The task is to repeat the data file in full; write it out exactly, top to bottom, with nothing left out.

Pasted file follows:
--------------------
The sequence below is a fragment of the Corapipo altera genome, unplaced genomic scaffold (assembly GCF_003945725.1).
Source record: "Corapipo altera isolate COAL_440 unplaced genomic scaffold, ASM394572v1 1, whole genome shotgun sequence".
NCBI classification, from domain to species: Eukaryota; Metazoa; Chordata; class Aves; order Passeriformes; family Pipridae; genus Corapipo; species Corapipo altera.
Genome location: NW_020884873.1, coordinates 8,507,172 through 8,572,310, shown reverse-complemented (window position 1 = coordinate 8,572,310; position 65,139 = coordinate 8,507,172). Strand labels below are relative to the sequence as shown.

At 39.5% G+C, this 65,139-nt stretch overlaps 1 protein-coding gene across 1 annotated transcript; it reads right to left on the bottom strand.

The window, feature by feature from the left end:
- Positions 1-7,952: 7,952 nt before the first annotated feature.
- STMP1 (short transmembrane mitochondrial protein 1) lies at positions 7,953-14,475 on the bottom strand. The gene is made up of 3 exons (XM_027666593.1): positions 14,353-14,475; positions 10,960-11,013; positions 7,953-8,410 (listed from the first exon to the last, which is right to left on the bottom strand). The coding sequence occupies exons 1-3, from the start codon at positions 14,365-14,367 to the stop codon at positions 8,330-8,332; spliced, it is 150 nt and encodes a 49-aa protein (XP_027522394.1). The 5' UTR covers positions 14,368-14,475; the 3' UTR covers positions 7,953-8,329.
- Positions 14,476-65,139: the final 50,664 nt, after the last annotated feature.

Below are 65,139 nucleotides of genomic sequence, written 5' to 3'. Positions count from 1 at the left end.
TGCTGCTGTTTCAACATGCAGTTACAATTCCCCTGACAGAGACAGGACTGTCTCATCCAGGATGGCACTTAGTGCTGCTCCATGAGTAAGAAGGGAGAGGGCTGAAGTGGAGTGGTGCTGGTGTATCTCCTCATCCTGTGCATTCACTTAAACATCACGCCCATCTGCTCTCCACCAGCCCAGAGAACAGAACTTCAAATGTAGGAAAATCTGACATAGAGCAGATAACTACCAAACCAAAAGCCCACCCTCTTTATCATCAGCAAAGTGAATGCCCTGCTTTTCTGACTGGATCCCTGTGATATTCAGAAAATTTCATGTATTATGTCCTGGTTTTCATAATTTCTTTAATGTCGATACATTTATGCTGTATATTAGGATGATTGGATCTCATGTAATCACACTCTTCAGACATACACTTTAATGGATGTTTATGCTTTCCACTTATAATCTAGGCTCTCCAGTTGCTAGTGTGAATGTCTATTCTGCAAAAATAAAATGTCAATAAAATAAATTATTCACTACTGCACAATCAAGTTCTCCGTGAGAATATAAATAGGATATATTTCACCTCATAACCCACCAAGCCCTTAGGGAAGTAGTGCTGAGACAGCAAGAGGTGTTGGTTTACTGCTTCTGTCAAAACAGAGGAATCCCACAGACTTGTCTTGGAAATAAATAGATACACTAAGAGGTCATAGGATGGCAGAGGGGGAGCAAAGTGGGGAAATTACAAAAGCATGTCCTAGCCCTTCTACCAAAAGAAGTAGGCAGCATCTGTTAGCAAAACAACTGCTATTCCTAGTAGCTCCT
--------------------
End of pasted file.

The sequence below is a fragment of the Corapipo altera genome, unplaced genomic scaffold (assembly GCF_003945725.1).
Source record: "Corapipo altera isolate COAL_440 unplaced genomic scaffold, ASM394572v1 1, whole genome shotgun sequence".
NCBI classification, from domain to species: Eukaryota; Metazoa; Chordata; class Aves; order Passeriformes; family Pipridae; genus Corapipo; species Corapipo altera.
Genome location: NW_020884873.1, coordinates 8,507,172 through 8,572,310, shown reverse-complemented (window position 1 = coordinate 8,572,310; position 65,139 = coordinate 8,507,172). Strand labels below are relative to the sequence as shown.

At 39.5% G+C, this 65,139-nt stretch overlaps 1 protein-coding gene across 1 annotated transcript; it reads right to left on the bottom strand.

The window, feature by feature from the left end:
- Positions 1-7,952: 7,952 nt before the first annotated feature.
- STMP1 (short transmembrane mitochondrial protein 1) lies at positions 7,953-14,475 on the bottom strand. The gene is made up of 3 exons (XM_027666593.1): positions 14,353-14,475; positions 10,960-11,013; positions 7,953-8,410 (listed from the first exon to the last, which is right to left on the bottom strand). The coding sequence occupies exons 1-3, from the start codon at positions 14,365-14,367 to the stop codon at positions 8,330-8,332; spliced, it is 150 nt and encodes a 49-aa protein (XP_027522394.1). The 5' UTR covers positions 14,368-14,475; the 3' UTR covers positions 7,953-8,329.
- Positions 14,476-65,139: the final 50,664 nt, after the last annotated feature.

Below are 65,139 nucleotides of genomic sequence, written 5' to 3'. Positions count from 1 at the left end.
TGCTGCTGTTTCAACATGCAGTTACAATTCCCCTGACAGAGACAGGACTGTCTCATCCAGGATGGCACTTAGTGCTGCTCCATGAGTAAGAAGGGAGAGGGCTGAAGTGGAGTGGTGCTGGTGTATCTCCTCATCCTGTGCATTCACTTAAACATCACGCCCATCTGCTCTCCACCAGCCCAGAGAACAGAACTTCAAATGTAGGAAAATCTGACATAGAGCAGATAACTACCAAACCAAAAGCCCACCCTCTTTATCATCAGCAAAGTGAATGCCCTGCTTTTCTGACTGGATCCCTGTGATATTCAGAAAATTTCATGTATTATGTCCTGGTTTTCATAATTTCTTTAATGTCGATACATTTATGCTGTATATTAGGATGATTGGATCTCATGTAATCACACTCTTCAGACATACACTTTAATGGATGTTTATGCTTTCCACTTATAATCTAGGCTCTCCAGTTGCTAGTGTGAATGTCTATTCTGCAAAAATAAAATGTCAATAAAATAAATTATTCACTACTGCACAATCAAGTTCTCCGTGAGAATATAAATAGGATATATTTCACCTCATAACCCACCAAGCCCTTAGGGAAGTAGTGCTGAGACAGCAAGAGGTGTTGGTTTACTGCTTCTGTCAAAACAGAGGAATCCCACAGACTTGTCTTGGAAATAAATAGATACACTAAGAGGTCATAGGATGGCAGAGGGGGAGCAAAGTGGGGAAATTACAAAAGCATGTCCTAGCCCTTCTACCAAAAGAAGTAGGCAGCATCTGTTAGCAAAACAACTGCTATTCCTAGTAGCTCCT